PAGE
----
Letters to the Editor - the Misreading of Reinhart and Rogoff
The following are in response to Robert Huebscher’s article, The Misreading of Reinhart and Rogoff, which appeared last week:
I am writing to thank you for your excellent essay.
Your piece serves your readership in two valuable ways.
First, it corrects a common (and regularly repeated) misperception of the two academics' work. As a side note, the care you took in presenting your argument is commendable. It is rare that commentators go to the lengths you did, basing your arguments on primary documents and direct contact with the authors.
Second, near the end of your essay, you reach an important conclusion – and in my own opinion, the right one – based on the proper interpretation of Reinhart and Rogoff's work. That conclusion is that "the nature of the deficit matters," and "to accept that our government must embark on a series of initiatives large enough in scope to restore the country to full employment." This conclusion has important implications for both policy debates and investment strategies.
I imagine that I share with your readership a general fear over the size and entrenched nature of the U.S. fiscal deficit. I believe we all intrinsically know that "this time it is not different."
Nevertheless, you are correct to advance the idea that not all deficits are created equal: some have the capacity to restore growth and employment. Further, you recognize that at this moment in our nation's history, the imperative to restore full employment may supersede the objective of reducing deficits. In my own view, restoring full employment – in particular, reducing the large ranks of unemployed and underemployed young people – will ultimately do more to cure the country's long-term debt problems than short-term deficit reduction. My hope is that the nation's political debates about the deficit will grow less shrill, and as you aptly stated, that "we heed the lessons of the Industrial Revolution and the Great Depression."
Thank you for (yet another) interesting essay.
Seafarer Capital Partners, LLC
Larkspur CA 94939
I read your article about Reinhart and Rogoff’s This Time Is Different with great interest.
There were several points you made that deserve further attention. Here are a few:
- While Japan’s debt-to-GDP ratio is twice as large as ours, its debt to foreign countries is less as a percent of GDP than that of the US. This is very important since internal debt is far less disruptive than foreign debt.
- The US status as reserve currency is certainly a big factor in protecting the US from disruption, but there are already moves to limit or remove that privilege and change to a basket of currencies or even eliminate our status altogether
- The Industrial Revolution is history. It is much less likely that there will be a revolutionary change that will give us an automatic ticket to growth in the future. Certainly it is still possible, but one cannot rely on possible.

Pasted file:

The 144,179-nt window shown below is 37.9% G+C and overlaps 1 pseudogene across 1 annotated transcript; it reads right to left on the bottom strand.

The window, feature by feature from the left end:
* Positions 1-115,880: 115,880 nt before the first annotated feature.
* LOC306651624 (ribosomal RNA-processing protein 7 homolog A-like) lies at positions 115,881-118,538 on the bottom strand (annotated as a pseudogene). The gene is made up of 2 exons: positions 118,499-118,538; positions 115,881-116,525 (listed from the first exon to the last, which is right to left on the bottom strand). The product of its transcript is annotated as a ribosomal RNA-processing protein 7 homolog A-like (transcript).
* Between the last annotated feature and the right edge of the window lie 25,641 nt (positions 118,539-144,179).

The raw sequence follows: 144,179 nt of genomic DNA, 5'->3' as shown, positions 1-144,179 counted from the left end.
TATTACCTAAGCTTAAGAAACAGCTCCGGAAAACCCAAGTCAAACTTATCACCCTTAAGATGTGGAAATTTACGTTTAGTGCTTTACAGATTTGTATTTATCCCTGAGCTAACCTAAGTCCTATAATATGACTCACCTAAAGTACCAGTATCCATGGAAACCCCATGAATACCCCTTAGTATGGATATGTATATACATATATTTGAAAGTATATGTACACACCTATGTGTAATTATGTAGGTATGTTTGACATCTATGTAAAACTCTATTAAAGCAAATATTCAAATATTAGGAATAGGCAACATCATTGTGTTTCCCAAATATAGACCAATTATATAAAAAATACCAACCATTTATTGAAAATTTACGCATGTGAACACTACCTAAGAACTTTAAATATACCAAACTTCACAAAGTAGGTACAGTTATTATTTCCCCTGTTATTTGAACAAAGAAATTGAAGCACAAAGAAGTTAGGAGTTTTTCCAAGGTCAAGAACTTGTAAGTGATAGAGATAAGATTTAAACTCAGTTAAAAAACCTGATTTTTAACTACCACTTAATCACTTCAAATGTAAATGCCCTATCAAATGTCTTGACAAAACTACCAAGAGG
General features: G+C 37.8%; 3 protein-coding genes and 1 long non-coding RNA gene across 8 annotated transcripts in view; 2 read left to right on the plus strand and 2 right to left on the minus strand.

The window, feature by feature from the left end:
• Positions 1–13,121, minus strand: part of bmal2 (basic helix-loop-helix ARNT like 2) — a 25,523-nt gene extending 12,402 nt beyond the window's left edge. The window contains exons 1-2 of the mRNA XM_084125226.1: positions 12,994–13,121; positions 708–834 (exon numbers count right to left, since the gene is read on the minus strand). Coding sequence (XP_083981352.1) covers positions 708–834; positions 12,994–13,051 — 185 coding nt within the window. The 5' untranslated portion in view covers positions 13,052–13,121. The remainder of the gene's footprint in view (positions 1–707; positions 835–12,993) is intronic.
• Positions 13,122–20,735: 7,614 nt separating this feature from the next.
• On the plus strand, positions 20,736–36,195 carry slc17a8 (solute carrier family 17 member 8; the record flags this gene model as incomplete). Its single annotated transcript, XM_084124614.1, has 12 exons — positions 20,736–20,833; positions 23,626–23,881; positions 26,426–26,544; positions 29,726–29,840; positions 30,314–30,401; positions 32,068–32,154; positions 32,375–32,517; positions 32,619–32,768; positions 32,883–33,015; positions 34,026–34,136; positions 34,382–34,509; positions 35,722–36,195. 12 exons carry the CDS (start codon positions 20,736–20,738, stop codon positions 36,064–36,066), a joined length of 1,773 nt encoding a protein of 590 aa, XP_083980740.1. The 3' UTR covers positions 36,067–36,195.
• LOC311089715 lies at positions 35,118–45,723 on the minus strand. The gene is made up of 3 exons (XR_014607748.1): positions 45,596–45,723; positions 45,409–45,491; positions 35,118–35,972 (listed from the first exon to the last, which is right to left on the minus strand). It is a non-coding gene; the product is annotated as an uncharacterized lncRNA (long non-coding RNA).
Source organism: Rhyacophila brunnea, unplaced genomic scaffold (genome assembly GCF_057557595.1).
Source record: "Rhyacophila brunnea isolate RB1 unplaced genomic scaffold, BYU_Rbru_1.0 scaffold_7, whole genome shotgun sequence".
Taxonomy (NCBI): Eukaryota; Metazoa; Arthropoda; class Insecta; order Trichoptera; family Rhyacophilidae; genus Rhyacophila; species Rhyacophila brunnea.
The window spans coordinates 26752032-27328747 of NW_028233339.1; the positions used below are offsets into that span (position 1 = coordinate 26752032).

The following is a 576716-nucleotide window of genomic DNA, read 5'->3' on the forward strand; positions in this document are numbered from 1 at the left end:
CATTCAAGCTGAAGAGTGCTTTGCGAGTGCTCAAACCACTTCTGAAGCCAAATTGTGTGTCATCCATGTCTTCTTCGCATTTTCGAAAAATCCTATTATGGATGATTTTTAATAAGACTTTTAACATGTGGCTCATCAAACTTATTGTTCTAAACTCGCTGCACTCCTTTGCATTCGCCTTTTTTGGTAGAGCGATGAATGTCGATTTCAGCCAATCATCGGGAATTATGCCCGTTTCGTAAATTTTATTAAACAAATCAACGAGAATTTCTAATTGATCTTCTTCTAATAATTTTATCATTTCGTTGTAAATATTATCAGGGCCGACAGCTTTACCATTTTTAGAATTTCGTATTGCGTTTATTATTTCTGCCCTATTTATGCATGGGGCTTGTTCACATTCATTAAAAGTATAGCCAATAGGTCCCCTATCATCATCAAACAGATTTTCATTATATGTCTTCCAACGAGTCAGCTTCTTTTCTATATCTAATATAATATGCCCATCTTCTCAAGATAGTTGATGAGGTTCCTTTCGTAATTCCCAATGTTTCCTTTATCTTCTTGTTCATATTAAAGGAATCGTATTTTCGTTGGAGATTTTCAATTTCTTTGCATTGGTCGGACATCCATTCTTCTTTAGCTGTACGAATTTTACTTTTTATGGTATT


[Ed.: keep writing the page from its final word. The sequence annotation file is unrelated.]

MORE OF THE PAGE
- According to Thinking, Fast and Slow, by Daniel Kahneman (page 250) the use of high-speed rail has been exaggerated. According to him, a 2005 study examined rail projects undertaken worldwide between 1969 and 1998 and in more than 90% the number of passengers projected to use the system was overestimated by 106%. Furthermore, the average cost overrun in producing the systems was 45%. He further pointed out that as more evidence accumulated, the experts refused to accept that evidence.
- Changes in the provision and creation of new electrical sources have led to Solyndra and other criminal acts by government.
- Finally, cap-and-trade is only the ideal solution for the furtherance of the accumulation of private funds to further the growth of government.
Your article persuades me that you are dedicated to producing a large government, such as is practiced by the present administration.
If your goal is a larger government, you should state your purposes rather than hiding behind a misinterpretation of a scholarly work and the assertion that you are among the “in” people who can speak with Rogoff on the telephone, as can most media types.
Fred Goodman, CFP
Robert Huebscher responds: I am registered as an Independent, and I have supported Republican, Democratic and Independent candidates in the past. Regarding high-speed rail, I am not familiar with the data Kahneman cited. But I reject funding for such projects based on Solyndra-like loan guarantees or ethanol-like subsidies. Funding would come in the form of an investment by an infrastructure bank and the project would need to be transitioned to our managed by the private sector, so that in the end it would operate as a utility, not part of the government.
This is the best piece I’ve read on the subject of debt and its implications for economic growth. As one who has assiduously read Reinhart and Rogoff (I took the book on a sailing trip to Costa Rica!) and never misses John Mauldin’s weekly articles, you provide a thoughtful ‘outside the box’ framework that focuses on policy choices, rather than on the ratio of debt to GDP. You make the case for productive growth in the form of infrastructure, job creation and energy policy. The outcomes of these policy choices could create a means to service debt and result in economic growth.
Reinhart and Rogoff show us that defaults are common and occur frequently. It’s not different this time. There will be defaults. But that does not mean it will be a cataclysmic event. John Mauldin talks of the end of the debt supercycle when the bond market vigilantes force a day of reckoning. It may happen in Greece, but the ECB will not let Europe go down the tubes. Perhaps the doomsayers are Chicken Little. They sky may not fall.